[ Suddenly, they  hear the footsteps of marching  armies in the distance. They pause, hear the rhythmic beat of the marching soldiers and behold each other with awe and then together run toward the aperture in the wall]


Mirza: I can see nothing. Do you?


Mir: No. I can see nothing, Mirza. You seem to be nervous and afraid.


Mirza: I am not at all nervous, nor am I afraid. You are delaying our game just for nothing.


Mir: Why not settle down, then? To me this place seems completely safe.   [They settle  down  in order to start their game ].  And, Mirza, once again you have the usual honour of inaugurating the game since you have the white chessmen.


Mirza: I am tired of your taunts about the white chessmen,  Mir. You take them this time.


Mir: You feel unnecessarily annoyed, Mirza. I was only kidding.


Mirza: I know you were only joking but I cannot stand the same joke over and over again. You take the white ones.

Mir: This is hardly the way to start; this is contrary to the divine peace and harmony of this blessed mosque; I don’t want the white chessmen.


Mirza: No. I insists you  have them.


Mir: I will not.


Mirza: You always like to make trouble before starting a game, don’t you?


Mir: It is no time to  be  angry, my dear Mirza. I will  do  as you would like me to do.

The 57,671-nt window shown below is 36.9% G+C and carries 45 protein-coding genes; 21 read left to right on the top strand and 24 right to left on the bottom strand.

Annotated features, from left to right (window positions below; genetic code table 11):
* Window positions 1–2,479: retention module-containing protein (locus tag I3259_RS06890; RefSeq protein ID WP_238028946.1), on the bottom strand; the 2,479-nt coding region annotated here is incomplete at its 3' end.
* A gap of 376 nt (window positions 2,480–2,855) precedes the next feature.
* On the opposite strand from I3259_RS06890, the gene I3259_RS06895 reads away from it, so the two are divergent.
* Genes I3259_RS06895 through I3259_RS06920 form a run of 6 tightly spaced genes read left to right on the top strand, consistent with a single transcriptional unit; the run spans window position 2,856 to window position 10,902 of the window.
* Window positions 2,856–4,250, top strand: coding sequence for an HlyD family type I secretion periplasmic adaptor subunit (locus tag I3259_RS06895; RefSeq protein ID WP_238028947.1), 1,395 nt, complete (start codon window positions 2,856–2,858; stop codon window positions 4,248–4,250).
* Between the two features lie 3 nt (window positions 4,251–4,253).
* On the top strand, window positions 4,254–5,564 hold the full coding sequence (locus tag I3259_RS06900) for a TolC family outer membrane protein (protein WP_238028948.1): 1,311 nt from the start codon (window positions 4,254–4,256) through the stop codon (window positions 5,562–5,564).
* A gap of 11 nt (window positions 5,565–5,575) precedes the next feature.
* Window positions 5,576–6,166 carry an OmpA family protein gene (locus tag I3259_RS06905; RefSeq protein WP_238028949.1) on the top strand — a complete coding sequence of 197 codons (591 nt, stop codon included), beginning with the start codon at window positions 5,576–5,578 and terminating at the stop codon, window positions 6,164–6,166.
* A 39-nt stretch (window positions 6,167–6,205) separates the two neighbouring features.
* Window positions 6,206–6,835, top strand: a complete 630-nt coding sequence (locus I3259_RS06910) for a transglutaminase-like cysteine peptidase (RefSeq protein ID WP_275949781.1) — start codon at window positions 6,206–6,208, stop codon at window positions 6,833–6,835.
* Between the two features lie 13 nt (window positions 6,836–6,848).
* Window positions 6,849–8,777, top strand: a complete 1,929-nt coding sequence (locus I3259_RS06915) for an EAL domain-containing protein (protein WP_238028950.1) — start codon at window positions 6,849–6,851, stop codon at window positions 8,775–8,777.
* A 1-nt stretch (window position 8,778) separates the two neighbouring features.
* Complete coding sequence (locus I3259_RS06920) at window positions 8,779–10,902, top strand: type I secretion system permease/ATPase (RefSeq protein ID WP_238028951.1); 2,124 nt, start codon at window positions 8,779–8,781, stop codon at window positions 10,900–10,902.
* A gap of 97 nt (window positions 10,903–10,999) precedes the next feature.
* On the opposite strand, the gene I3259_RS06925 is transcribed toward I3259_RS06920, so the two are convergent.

Mirza [ All right; he scatters the chessmen]: I  want you  to take the white chessmen.


Mir [Looks on for a while with a wry smile and then says]: Mirza, you probably do not realize that there were at least two other ways of exchanging  the chessmen, and  I may also add, each one of them would have involved less time and effort.


Mirza: I am sorry.


Mir: It is for the first time, as far as I remember, that you have tendered an apology to me.


Mirza: I am really sorry, Mir. I didn’t mean to be rude to you.


Mir: It is perfectly all right, Mirza. Now would you like me to show you the other two ways in which the exchange of white and black chessmen could be accomplished?


Mirza: I admire the way you appear to be completely oblivious of the external pressure of events. All right, show me the other two ways.


Mir: Perfectly simple. All that we had to do was to change our places. You could have occupied the position I am occupying  now  and  I would have  occupied the position you are occupying now.


Mirza: But I didn’t want to leave the  place  I an sitting on now. The floor is softer here[ he points out].


Mir: Objection sustained, Mirza. But the second procedure I have in mind is till simpler  and  even much less strenuous.


Mirza: Yes, go ahead. Show me you genius.


Mir: Here it is; so simple, indeed. [ Demonstrates by doing]. We could have turned the chessboard about.


Mirza: Mir, I genuinely admire your wits this time.


Mir: Thanks.


Mirza: Mir, do you think there is something odd in the atmosphere today?


Mir: Only the air is a bit damp and instead of Sitara’s sarangi there is the song of mosquitoes [kills  one  with a clap].


Mirza: You don’t smell any thing in the air?


Mir: By God, I do, Mirza. At some point in time, I believe, this place has been used by stray donkeys to answer the call of nature.


Mirza: You may be in a very light mood, Mir, but it is different with me. I do not feel like laughing. It occurs to me that we have laughed too much in our lives.